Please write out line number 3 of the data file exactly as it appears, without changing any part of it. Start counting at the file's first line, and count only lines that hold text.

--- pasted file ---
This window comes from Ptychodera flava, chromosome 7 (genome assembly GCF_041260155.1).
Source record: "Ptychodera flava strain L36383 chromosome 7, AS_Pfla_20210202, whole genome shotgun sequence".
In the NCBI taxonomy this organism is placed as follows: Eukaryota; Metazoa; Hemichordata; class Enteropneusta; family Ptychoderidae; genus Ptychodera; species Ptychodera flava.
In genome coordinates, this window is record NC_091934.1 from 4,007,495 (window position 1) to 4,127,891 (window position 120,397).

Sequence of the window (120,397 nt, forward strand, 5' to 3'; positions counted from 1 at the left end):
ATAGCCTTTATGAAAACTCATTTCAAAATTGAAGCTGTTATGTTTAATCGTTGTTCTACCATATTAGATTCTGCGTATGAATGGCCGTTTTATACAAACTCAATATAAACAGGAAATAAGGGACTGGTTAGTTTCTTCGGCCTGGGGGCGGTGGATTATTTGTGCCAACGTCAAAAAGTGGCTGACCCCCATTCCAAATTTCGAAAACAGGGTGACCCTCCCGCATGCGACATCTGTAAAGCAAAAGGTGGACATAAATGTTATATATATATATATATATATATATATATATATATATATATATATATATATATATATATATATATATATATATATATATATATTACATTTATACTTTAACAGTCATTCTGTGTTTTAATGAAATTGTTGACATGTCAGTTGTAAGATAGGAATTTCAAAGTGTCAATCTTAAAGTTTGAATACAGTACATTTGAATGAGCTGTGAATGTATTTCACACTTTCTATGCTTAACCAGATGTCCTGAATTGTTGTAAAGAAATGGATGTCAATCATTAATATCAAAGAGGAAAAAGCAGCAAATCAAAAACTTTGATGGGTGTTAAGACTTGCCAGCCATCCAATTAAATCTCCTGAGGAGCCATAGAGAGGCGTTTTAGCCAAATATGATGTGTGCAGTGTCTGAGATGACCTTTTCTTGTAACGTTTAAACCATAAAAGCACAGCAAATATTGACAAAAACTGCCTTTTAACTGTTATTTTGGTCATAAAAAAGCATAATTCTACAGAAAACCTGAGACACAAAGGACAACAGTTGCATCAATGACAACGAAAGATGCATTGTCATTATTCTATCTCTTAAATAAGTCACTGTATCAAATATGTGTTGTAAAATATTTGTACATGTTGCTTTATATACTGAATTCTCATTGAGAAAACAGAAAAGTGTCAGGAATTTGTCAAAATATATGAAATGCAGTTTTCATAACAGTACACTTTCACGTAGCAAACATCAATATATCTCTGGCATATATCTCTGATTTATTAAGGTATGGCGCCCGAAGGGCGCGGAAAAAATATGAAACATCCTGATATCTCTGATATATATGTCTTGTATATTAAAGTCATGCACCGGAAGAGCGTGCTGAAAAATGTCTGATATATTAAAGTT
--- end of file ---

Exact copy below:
In the NCBI taxonomy this organism is placed as follows: Eukaryota; Metazoa; Hemichordata; class Enteropneusta; family Ptychoderidae; genus Ptychodera; species Ptychodera flava.